Mum’s flight finally took off

So finally, after delays, changes in flights, engine trouble, boarding and then disembarking again, my Mum’s flight finally took off and she is in the arms of her Maker. The flight was very turbulent and she was shaken to the core but last weekend it all settled and she soared beyond the clouds and on Sunday afternoon she arrived at her final destination.

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An enormous sense of relief hit me in waves as I had been willing her to go for so long as the pain of her cancer became unbearable for her to suffer and for me to watch her suffering, but she would not let go. Then when she finally passed everyone kept saying what a merciful release, she is now pain-free and at peace and this is all true. But then the days pass and you forget the pain and you start to miss the person, the mother who you only ever have one of and now she is gone forever. All those things you might have told her, all the stories you could have asked her to tell you about her life before you came along, those opportunities have now passed. That funny realisation that I am now an orphan which I suppose, at 57 years old, is inevitable but still it hurts. I suppose from birth you have an in-built mode that says your parents will always be there, no matter what, and when you are young you just think they will go on for ever. However when you do stop taking them for granted it may be too late. I wish now I had had more time for her when she was younger but your own immediate family, husband and then children, take your time and first place in your priorities. We live in a furiously fast world where every minute has to be filled with activity, we have little time to just sit and chat. With the invention of the mobile phone I know I have been guilty of phoning someone I need to chat to whilst I am doing something else, like walking the dogs. Gone are the days where you had to sit down at the table where the telephone was, and phone your friends, and you had to give them all of your attention. We rush from place to place, fitting too many things into our 24 hour day and maybe we miss the simple and fiercely satisfying things. This morning the sun was shining and my OH was home and a friend popped round for coffee and we sat outside and I saw that all of my roses were having a third bloom. I might have missed them and it made me think what else do we miss?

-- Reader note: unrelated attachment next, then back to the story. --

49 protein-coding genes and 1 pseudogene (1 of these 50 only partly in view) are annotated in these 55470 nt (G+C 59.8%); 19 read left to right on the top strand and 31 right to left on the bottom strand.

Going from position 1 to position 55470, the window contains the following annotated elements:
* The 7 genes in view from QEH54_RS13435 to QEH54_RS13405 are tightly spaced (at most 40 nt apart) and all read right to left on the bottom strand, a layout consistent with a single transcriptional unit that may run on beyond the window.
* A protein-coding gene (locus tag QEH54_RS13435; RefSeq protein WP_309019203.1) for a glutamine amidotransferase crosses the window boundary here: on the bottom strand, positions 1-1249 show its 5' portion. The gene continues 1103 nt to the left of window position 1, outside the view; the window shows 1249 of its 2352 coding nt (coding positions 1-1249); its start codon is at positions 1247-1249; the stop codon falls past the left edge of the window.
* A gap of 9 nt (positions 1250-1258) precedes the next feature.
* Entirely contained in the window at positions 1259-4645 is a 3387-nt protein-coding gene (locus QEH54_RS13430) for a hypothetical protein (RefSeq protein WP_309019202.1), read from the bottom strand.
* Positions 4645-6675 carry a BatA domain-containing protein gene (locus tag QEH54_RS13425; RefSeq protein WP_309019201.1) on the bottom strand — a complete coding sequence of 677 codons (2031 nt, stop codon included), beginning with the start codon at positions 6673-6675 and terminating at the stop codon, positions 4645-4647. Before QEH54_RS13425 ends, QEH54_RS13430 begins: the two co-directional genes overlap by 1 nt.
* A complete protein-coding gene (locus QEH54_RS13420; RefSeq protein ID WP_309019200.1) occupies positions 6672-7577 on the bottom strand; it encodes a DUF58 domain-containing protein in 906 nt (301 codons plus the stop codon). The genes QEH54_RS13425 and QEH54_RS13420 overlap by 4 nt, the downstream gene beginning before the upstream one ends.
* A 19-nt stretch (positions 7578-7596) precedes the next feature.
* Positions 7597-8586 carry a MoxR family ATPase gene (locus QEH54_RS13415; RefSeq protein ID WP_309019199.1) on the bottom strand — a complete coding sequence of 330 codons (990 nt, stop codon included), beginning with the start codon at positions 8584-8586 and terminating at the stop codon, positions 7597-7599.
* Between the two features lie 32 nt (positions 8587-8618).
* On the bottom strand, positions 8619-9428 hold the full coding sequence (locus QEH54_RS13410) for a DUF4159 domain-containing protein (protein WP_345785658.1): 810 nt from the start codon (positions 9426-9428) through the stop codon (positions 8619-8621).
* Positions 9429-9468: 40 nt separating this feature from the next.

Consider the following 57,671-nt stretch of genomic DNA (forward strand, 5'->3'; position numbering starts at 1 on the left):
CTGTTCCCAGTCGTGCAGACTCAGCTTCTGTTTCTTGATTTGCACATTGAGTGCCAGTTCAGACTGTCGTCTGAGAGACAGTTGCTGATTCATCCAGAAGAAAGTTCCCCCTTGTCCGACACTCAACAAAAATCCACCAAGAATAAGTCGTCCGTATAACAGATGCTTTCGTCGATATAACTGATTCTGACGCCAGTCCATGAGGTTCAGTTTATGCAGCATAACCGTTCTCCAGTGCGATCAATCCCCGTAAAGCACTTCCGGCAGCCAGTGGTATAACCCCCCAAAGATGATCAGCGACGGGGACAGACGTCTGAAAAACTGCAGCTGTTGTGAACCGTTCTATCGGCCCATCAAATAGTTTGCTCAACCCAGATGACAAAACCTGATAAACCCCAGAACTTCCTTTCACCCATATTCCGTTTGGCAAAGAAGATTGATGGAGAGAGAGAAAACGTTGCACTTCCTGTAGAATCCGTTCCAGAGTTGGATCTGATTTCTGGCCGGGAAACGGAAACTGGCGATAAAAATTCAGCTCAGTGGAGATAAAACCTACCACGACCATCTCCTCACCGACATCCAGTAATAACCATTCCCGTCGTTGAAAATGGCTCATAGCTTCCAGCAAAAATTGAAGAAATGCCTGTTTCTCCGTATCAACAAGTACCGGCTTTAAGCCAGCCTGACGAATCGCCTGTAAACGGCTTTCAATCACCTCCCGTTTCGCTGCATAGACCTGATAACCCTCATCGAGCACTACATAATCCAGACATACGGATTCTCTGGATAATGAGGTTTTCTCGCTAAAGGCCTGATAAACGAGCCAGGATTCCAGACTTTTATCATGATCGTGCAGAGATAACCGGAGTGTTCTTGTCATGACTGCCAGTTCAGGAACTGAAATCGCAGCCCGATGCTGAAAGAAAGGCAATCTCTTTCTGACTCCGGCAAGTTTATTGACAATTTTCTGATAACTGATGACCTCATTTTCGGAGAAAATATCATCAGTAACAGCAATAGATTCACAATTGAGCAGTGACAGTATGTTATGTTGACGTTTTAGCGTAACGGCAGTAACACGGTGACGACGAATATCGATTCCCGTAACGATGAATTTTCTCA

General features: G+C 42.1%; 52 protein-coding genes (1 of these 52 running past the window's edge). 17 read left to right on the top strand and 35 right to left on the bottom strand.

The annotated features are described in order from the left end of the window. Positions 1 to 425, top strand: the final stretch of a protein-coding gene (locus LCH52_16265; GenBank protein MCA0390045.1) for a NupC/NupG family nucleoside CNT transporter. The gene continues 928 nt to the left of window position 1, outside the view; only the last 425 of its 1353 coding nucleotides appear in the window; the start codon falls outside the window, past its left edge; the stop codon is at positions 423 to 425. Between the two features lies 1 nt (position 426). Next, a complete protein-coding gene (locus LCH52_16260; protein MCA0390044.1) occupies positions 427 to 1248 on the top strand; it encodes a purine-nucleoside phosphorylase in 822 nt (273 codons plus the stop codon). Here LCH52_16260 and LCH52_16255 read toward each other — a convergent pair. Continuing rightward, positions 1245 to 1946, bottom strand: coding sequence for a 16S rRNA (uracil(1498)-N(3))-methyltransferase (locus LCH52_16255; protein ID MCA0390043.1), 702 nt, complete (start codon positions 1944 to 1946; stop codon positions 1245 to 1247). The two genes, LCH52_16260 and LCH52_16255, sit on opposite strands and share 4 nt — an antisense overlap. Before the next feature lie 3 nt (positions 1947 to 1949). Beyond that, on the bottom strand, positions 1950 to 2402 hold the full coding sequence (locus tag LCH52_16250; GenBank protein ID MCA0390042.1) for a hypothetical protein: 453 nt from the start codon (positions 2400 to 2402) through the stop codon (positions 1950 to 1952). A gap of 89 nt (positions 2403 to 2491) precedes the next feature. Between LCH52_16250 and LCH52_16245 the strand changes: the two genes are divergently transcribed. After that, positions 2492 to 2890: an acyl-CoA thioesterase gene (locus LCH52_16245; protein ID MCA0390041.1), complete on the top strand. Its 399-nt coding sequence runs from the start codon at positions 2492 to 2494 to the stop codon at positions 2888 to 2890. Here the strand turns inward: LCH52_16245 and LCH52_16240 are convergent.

And yes I miss my mother! In my mother’s case her spirit left weeks ago and now her existence has gone but really dementia took her from me two years ago. I could say that she was never the same woman after her diagnosis which is true but she just evolved. I watched her take on her new status of a woman with a decreasing short term memory but she never got angry, as some do, but she accepted her ‘lot’, a trait she has always had. She always used to tell me that “the Good Lord will look after me.” He did to a certain extent in that her illness did not make her unhappy, though at times she got frustrated that she could not remember a certain word and, as the months passed, that became increasingly often. I visited as much as I could and it seemed that every week something was taken away from her, never to return and her dependence on others became a necessity which was equally hard for someone who had been so independent all of their life.

Then she was diagnosed with cancer and this was one step too much. Her body quickly became racked with pain and with her dementia it was hard to ascertain how much pain she was experiencing. The nurses would ask how she was feeling and she would always say, “Just grand”, but grand she was not. She once said that she could not remember what she did yesterday so since this was the case she assumed it must have been fun! In actual fact on that particular day she had had a lot of pain which had knocked her out but I did not remind her of this and I made up a story of what she had done and people she had seen and she was happy. The pain became agonising and whilst the medical staff worked hard to keep it under control she always managed a smile and a thank you for all of their help.

I now wonder and worry that she died not knowing that she was loved and we were grateful to her. One of my sons found a poem, As We Look Back, that he is going to read at the funeral which I think is so appropriate and I hope that my Mum will be able to hear it – I just regret that I did not send it to her before she died.

As we look back over time
We find ourselves wondering …..
Did we remember to thank you enough
For all you have done for us?
For all the times you were by our sides
To help and support us …..
To celebrate our successes
To understand our problems
And accept our defeats?
Or for teaching us by your example,
The value of hard work, good judgement,
Courage and integrity?
We wonder if we ever thanked you
For the sacrifices you made.
To let us have the very best?
And for the simple things
Like laughter, smiles and times we shared?
If we have forgotten to show our
Gratitude enough for all the things you did,
We’re thanking you now.
And we are hoping you knew all along,
How much you meant to us.

So the lid to my world has gone, the baton has been passed on and I have had to accept it and cannot give it back. I just hope that I can be as fearless as she was when faced with so much at the end of her life and I am determined to stop, look, listen and appreciate all that I have now and tell those that I love how much I love them.

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Martha Nichols
7 years ago

Much sympathy to you.

7 years ago

A lovely piece. Thank you for writing it. Poignant and moving. Thinking of you. x